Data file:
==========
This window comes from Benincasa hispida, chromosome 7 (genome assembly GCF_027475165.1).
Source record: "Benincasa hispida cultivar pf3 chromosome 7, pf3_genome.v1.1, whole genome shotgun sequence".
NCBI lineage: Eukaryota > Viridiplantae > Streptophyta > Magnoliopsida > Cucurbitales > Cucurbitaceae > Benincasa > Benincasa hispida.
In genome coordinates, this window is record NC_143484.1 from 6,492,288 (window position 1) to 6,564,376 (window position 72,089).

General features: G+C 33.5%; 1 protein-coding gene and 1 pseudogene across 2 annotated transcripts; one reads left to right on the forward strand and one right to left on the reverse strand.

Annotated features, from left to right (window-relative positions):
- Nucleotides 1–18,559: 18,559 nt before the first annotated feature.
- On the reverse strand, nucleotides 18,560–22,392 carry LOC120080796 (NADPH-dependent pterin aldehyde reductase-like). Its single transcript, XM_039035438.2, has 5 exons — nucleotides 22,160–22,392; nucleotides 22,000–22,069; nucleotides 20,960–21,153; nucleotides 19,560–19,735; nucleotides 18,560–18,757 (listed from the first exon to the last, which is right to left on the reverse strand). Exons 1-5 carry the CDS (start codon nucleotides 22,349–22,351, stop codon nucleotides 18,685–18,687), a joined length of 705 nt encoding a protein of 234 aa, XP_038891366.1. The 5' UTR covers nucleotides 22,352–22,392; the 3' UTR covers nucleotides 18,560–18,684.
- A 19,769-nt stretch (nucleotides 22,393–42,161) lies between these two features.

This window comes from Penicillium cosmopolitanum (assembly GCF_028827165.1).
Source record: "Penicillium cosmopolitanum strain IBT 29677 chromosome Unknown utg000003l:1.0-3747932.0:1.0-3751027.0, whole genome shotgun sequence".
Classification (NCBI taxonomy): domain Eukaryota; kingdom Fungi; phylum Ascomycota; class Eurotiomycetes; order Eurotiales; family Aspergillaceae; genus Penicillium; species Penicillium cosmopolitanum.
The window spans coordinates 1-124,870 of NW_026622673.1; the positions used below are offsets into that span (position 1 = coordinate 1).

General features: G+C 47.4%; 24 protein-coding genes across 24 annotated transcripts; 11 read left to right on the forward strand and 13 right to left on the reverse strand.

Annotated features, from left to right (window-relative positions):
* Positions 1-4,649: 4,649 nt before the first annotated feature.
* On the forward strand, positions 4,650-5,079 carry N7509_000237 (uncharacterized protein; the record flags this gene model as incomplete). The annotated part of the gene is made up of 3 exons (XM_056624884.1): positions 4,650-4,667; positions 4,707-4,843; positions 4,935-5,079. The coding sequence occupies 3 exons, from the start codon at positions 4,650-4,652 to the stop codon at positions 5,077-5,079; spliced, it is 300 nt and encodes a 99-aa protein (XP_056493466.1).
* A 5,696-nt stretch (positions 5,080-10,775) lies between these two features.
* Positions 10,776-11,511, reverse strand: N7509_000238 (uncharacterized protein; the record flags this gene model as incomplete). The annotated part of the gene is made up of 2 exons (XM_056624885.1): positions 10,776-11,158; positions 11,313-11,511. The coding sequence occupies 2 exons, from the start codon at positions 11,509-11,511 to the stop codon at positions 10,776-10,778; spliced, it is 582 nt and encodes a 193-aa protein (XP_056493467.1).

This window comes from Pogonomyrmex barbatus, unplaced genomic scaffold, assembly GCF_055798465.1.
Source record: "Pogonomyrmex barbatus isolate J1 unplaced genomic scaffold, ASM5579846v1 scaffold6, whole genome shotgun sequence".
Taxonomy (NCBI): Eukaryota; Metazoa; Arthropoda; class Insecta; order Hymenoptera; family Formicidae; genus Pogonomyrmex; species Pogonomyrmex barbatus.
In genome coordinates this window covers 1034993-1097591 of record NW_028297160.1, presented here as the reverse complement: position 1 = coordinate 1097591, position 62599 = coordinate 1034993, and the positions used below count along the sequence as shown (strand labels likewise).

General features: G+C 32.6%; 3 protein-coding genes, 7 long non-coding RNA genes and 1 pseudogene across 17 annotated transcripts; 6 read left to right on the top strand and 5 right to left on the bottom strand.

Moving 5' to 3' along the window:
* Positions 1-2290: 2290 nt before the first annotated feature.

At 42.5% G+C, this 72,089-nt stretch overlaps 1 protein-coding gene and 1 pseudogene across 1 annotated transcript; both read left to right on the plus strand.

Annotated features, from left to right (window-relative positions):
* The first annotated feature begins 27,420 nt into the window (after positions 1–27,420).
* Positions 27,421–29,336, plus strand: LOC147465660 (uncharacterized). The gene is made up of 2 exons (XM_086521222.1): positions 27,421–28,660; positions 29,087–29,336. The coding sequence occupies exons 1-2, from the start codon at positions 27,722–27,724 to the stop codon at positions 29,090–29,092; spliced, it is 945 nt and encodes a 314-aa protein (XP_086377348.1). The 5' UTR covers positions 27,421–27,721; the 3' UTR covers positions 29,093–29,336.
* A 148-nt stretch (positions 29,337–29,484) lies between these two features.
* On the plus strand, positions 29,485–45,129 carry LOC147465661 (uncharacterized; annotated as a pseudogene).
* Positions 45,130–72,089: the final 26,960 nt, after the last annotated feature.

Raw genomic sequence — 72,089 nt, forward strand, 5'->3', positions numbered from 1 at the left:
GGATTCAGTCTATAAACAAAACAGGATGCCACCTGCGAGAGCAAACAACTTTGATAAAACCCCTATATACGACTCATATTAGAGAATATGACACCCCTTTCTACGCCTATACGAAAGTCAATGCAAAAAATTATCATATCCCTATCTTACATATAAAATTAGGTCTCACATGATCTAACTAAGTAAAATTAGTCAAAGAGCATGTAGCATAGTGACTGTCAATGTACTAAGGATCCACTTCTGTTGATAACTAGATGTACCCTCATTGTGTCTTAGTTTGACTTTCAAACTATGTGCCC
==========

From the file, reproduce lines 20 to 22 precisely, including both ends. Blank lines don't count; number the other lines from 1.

This window comes from Pogonomyrmex barbatus, unplaced genomic scaffold, assembly GCF_055798465.1.
Source record: "Pogonomyrmex barbatus isolate J1 unplaced genomic scaffold, ASM5579846v1 scaffold6, whole genome shotgun sequence".
Taxonomy (NCBI): Eukaryota; Metazoa; Arthropoda; class Insecta; order Hymenoptera; family Formicidae; genus Pogonomyrmex; species Pogonomyrmex barbatus.